Minnesota Native Mussel Project

The Minnesota Native Mussel Project highlights activities of several organizations working to manage mussel communities and conserve rare species. The United States holds the greatest diversity of freshwater mussels on the planet; a significant portion of which live in upper midwest rivers and streams. The life history of freshwater mussels is fascinating (see Unio Gallery below) and these filter-feeders clarify the water throughout their long lives. Habitat degradation and loss has resulted in these animals becoming the most threatened animal or plant group in the US. Several local, regional and national organizations are working to improve the quality of our mussel communities through activities linked below:


University of Minnesota

Macalester College

Minnesota Department of Natural Resources

National Park ServiceMinnesota national parks with their diverse mussel communities include – St. Croix National Scenic Riverway and Mississippi National River and Recreation Area


U.S. Fish and Wildlife Service

U.S. Geological Survey


Freshwater Mollusk Conservation Society and American Malacological Society, Inc. are professional societies dedicated to the study and conservation of mollusks

Unio Gallery – pictures, video and descriptions of fascinating mussel behaviors

Musselp – global revision of Unionoida

Please contact Mark Hove (Mark_Hove@umn.edu) or people identified in the links above for more information.

Mussel Life Cycle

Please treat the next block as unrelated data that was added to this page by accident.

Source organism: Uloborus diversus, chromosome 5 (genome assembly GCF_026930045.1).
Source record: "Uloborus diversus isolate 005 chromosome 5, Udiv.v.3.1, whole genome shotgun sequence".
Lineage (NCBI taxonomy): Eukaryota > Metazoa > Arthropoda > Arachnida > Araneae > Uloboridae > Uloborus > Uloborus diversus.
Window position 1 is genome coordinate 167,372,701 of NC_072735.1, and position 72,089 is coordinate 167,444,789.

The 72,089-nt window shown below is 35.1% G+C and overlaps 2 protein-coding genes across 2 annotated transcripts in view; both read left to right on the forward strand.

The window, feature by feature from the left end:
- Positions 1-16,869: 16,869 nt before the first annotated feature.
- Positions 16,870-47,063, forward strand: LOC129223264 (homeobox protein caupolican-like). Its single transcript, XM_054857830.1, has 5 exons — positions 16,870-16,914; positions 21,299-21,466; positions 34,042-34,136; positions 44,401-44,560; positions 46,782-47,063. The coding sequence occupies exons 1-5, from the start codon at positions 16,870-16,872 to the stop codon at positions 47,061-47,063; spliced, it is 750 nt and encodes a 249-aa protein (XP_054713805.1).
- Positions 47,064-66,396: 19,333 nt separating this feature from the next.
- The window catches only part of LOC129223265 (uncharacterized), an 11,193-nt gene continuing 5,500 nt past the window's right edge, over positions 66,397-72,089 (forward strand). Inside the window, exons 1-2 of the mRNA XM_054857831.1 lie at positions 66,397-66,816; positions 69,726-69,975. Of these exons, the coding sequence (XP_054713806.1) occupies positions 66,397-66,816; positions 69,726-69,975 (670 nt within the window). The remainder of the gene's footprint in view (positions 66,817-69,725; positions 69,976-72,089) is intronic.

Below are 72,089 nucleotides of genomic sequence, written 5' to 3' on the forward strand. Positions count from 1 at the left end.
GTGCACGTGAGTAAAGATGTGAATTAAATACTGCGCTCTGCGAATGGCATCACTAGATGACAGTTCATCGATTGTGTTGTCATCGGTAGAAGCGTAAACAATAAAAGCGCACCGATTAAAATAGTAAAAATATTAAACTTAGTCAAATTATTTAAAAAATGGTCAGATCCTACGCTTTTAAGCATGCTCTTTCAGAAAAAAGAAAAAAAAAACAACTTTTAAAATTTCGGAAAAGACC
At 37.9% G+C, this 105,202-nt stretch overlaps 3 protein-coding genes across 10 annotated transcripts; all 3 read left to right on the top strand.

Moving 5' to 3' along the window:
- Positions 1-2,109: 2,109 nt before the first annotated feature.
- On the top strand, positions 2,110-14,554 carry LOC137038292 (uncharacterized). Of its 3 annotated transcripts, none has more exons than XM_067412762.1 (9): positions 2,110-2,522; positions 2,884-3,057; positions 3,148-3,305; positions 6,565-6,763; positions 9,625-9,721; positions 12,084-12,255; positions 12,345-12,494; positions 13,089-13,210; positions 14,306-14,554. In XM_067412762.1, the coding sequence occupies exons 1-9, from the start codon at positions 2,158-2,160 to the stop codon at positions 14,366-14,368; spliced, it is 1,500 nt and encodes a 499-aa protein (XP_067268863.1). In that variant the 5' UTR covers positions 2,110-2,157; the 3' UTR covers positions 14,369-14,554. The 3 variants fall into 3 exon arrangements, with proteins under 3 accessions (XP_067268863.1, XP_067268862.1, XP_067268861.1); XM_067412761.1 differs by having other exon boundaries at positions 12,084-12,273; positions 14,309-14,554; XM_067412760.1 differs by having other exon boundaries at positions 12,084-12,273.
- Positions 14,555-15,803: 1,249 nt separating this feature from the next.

The life cycle of many freshwater mussels involves their young briefly attaching to a fish. Normally only a small number of mussel larvae attach to the fish and are a temporary, negligible issue. Fishes benefit from the mussels clarifying the water and biodepositing nutrients that provide food for insects, an important food source for many fishes.

Several amazing behaviors have evolved in mussels that increase the likelihood their young will encounter a fish. For example, some species wave a portion of their mantle that is shaped, colored and wiggles like a minnow or darter, other fishes (A) or crayfish, others package their larvae in fish food-like packets (B), while others broadcast larvae to form nets, and still other species hold their young in a magazine that erupts when a fish bites down on it (C); even more behaviors have been observed in other species.

sheepnose mussel with biodeposit

Mussels capture nutrients from the water that might otherwise have been carried downstream. As they filter water they biodeposit a variety of materials, making them available to aquatic insects and other animals, which are food for fishes. (Note aquatic insect on deposited material)

pocketbook mussel

(A) The pocketbook mussel tries to attract bass, sauger, and walleye by waving her colored mantle. Note that mussels are nearly blind and have never seen the lures they display.

sheepnose mussel

(B) Immature young of the Minnesota-listed sheepnose mussel are packaged by the hundreds in leaf-shaped packets that range in color from white to orange to pink to red

winged mapleleaf mussel

(C) The federally endangered winged mapleleaf mussel, which still live in the St. Croix River, holds their young in a grey, pyramid-shaped mantle pouch.